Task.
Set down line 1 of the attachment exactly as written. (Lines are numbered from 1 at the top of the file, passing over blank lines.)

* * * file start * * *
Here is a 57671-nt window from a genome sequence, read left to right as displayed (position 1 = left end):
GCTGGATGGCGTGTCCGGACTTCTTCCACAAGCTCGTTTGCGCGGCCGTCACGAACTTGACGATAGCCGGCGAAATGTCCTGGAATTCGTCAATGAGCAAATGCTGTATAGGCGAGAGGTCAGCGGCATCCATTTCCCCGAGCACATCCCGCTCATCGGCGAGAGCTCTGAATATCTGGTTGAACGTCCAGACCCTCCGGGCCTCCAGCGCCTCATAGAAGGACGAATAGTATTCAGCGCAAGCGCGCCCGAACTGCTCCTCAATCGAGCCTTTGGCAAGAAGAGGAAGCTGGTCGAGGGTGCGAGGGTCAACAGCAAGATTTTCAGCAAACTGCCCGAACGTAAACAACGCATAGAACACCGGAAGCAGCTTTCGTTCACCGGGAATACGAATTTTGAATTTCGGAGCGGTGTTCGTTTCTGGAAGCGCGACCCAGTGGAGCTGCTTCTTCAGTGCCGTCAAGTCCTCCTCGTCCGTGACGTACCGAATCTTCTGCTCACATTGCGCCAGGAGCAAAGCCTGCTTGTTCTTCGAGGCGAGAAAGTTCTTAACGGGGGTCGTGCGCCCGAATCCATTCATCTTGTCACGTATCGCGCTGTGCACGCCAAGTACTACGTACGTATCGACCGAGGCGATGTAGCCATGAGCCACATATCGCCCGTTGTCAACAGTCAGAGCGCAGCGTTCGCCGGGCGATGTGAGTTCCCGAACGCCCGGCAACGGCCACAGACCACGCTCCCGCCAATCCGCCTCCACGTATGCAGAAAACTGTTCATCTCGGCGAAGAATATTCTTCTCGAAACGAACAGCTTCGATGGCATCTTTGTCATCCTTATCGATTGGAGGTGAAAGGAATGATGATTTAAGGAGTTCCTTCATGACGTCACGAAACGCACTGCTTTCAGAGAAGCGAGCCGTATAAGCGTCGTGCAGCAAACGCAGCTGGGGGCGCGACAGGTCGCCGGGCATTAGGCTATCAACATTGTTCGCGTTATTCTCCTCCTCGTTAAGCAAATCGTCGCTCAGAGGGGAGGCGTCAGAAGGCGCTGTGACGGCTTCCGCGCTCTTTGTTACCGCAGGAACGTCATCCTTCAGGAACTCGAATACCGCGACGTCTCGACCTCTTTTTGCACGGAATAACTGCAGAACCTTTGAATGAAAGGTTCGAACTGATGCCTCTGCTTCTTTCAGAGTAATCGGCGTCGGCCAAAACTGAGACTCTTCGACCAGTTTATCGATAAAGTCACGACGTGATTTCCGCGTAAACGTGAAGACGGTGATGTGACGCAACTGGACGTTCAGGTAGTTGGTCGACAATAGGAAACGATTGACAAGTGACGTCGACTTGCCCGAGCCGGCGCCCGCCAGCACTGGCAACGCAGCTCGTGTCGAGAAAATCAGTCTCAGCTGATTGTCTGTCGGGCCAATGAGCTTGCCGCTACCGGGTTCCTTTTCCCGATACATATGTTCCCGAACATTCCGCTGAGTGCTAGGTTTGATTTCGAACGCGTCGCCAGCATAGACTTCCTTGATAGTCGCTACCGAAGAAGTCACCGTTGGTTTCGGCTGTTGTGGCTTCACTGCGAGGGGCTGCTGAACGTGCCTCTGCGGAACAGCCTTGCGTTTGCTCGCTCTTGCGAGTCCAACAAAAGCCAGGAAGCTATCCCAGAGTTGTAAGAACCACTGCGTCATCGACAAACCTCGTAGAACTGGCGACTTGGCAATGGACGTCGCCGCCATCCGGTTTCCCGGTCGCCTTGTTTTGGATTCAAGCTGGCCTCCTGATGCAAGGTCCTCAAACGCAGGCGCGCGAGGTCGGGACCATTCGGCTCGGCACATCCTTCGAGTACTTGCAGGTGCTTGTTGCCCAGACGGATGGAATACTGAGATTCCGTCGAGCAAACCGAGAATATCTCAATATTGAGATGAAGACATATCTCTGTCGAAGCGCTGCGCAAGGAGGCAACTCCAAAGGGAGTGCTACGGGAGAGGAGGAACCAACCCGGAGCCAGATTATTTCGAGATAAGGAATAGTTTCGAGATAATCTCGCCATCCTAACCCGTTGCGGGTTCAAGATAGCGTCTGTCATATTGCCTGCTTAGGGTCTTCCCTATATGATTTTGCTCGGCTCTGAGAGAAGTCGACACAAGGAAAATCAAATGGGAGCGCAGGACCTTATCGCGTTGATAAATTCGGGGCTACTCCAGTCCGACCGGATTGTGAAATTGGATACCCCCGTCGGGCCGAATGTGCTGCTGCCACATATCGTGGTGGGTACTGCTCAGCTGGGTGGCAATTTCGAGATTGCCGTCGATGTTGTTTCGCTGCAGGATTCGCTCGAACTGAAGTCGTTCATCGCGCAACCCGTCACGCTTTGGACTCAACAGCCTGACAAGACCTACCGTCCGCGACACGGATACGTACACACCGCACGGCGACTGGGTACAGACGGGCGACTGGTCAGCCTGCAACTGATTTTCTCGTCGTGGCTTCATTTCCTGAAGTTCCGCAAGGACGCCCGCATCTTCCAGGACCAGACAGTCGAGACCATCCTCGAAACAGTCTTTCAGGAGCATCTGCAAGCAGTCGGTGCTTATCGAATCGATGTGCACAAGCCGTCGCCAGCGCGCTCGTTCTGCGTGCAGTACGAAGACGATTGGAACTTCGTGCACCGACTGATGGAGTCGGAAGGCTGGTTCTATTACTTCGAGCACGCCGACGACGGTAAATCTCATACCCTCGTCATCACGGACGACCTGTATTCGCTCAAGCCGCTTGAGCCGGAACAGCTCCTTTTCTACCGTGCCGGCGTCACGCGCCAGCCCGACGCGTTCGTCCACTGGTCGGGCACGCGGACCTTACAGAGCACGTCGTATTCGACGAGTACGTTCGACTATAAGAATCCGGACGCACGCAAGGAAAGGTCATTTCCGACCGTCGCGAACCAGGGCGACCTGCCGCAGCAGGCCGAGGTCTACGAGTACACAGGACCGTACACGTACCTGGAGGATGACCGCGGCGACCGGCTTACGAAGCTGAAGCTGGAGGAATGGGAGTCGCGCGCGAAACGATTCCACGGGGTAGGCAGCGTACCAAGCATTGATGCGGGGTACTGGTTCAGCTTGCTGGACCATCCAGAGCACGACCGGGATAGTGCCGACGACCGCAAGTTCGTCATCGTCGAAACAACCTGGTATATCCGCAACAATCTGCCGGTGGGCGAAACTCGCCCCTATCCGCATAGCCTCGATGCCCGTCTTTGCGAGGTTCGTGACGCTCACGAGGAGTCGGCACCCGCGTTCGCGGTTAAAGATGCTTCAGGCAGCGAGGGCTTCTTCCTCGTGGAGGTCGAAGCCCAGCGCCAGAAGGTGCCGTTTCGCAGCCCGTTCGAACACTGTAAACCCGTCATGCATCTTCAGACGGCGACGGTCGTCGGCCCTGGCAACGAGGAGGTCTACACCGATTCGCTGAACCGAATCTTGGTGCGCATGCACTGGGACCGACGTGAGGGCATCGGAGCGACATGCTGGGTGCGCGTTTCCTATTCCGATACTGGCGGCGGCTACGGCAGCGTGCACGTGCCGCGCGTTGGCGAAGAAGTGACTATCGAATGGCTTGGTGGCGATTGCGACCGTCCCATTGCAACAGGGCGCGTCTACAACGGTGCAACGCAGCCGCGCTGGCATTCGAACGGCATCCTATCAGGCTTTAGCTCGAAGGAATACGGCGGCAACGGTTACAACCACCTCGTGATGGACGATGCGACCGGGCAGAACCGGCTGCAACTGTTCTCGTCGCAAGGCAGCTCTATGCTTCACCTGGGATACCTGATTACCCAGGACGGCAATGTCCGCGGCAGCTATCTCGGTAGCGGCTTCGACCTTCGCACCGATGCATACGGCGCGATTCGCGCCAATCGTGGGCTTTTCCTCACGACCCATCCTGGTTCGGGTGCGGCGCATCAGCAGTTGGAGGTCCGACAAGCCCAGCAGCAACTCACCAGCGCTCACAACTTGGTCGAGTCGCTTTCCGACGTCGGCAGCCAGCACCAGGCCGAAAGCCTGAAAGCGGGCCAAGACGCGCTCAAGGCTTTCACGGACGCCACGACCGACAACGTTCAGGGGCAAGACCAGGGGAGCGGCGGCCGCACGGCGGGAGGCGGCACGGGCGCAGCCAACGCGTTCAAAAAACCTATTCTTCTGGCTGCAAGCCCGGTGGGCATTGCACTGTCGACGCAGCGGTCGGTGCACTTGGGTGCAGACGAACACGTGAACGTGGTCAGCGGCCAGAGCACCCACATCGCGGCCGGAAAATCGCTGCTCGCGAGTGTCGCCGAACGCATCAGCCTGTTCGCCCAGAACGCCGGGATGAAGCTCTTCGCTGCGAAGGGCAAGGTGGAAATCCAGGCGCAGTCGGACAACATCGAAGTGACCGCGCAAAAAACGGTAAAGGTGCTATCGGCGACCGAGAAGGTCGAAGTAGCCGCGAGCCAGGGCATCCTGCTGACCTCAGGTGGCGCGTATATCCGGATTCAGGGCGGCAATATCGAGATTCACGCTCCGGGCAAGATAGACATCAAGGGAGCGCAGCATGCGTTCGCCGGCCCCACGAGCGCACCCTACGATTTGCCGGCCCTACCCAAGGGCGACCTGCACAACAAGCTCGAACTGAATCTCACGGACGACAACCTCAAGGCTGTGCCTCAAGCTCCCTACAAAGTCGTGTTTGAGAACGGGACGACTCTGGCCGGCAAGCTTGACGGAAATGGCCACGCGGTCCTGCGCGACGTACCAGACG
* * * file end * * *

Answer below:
Here is a 57671-nt window from a genome sequence, read left to right as displayed (position 1 = left end):